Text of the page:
Why the renationalisation of probation isn’t the end, but the beginning
Probation is in crisis after four years of a poorly-implemented and poorly-managed part-privatisation programme. This was the message – and motive - behind the Ministry of Justice’s announcement earlier this week that probation services currently being delivered by private firms are to be brought back into the public sector within the next two years.
The reasons behind this decision are apparent. A series of reports over the past few months, including from the National Audit Office and Chief Inspector of Probation, have shone light on a probation service that is failing to deliver effective, efficient, and value-for-money services to almost a quarter of a million offenders and ex-prisoners. Inspectors spoke of overworked staff, destructive cost-cutting efforts brought about by forecast losses of almost £300 million, and a mixed-delivery service in which private and public providers fail to work together in a cohesive manner.
Yet renationalisation isn’t a magic wand that promises to solve all of these problems. The issue isn’t just who delivers probation, but that the current design of the service isn’t fit for purpose. As far back as 2011 (three years before the privatisation process began) reoffending rates had already begun to creep up. Today those rates remain incredibly high – almost 65 per cent of offenders serving sentences less than 12 months reoffend – and recent Ministry of Justice policies aiming at reducing the number of people serving short custodial sentences are only going to put more pressure on probation officers as the number of offenders on probation increases.
As Reform’s recent report on public procurement, Please procure responsibly, made clear, public service commissioning is challenging and the potential risks if done incorrectly are significant, not only for businesses but more importantly for the citizens who depend upon public services. Probation has proven what the consequences of bad outsourcing can be.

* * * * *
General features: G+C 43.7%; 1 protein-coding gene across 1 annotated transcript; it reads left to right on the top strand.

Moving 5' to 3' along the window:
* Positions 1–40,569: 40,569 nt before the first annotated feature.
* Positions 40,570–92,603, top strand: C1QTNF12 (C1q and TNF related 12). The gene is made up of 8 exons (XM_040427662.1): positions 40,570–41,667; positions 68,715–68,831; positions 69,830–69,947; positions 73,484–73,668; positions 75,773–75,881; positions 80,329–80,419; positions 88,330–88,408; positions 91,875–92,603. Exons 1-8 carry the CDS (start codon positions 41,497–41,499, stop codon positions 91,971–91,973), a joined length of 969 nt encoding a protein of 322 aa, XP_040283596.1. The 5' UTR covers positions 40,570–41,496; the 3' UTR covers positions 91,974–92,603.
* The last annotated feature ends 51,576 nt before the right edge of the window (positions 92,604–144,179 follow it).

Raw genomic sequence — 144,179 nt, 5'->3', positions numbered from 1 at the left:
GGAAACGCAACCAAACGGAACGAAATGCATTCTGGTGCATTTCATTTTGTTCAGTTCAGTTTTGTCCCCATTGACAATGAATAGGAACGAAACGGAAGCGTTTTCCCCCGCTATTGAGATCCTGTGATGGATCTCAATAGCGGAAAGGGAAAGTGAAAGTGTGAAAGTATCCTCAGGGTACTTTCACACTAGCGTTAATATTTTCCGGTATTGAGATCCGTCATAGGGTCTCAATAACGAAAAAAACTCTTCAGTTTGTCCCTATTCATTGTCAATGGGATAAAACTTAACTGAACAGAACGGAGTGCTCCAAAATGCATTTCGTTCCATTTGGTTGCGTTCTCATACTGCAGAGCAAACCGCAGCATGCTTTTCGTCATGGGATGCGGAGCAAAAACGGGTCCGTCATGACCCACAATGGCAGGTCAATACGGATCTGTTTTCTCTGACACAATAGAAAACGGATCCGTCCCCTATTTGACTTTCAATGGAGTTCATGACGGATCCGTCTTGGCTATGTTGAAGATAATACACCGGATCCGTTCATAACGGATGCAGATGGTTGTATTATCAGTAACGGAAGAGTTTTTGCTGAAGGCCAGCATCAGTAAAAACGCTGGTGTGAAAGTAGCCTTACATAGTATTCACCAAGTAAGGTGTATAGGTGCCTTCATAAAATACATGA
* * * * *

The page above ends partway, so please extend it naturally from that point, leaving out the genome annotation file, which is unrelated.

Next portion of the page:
Lessons must be learnt from what went wrong with the rushed and poorly designed outsourcing process in 2014 that allowed one Community Rehabilitation Company (CRC) – Working Links – to collapse in February 2018 after operating at a loss for several years, and the remaining providers to run-up substantial losses. From the use of an inappropriate payment model (“Payment by results”) to predictions around profit margins and caseload levels that were wildly inaccurate, and finally to a chronic lack of funding that left private firms with no option but to cut-corners (such as shifting from face-to-face to telephone interviews), the warnings are stark.
However, whilst privatisation is a convenient piñata on which to blame the problems currently experienced by probation-service users, the reality is that renationalisation is only part of the solution. Many of the problems outlined above will not suddenly disappear just because probation is back in the public sector.
Public service commissioning applies not only to services that are outsourced, but those that are delivered inhouse, and the period between now and the end of the current probation contracts in December 2020 will prove vital to ensuring that whatever the next model of probation services looks like, it works more capably than the current model. This will entail allocating more funding to ensure that probation officers can dedicate time and resources to difficult, high-risk cases, and involving the third sector to a greater extent to better utilise the expertise and local knowledge of charities and social enterprises.
The initial plans are promising. Engagement between the Ministry of Justice, private and third sector providers, and citizen voice groups is crucial in designing a new service that meets the needs of the service users. However, how these ideas are transferred from paper to practise is going to be fundamental to the success of the new programmes. Government needs to recognise what went wrong during the commissioning cycle in 2014 and ensure that the renationalisation of probation is seen as an opportunity to drive system-wide reforms during the forthcoming procurement process, rather than being simply the solution itself.
Many of the problems outlined above will not suddenly disappear just because probation is back in the public sector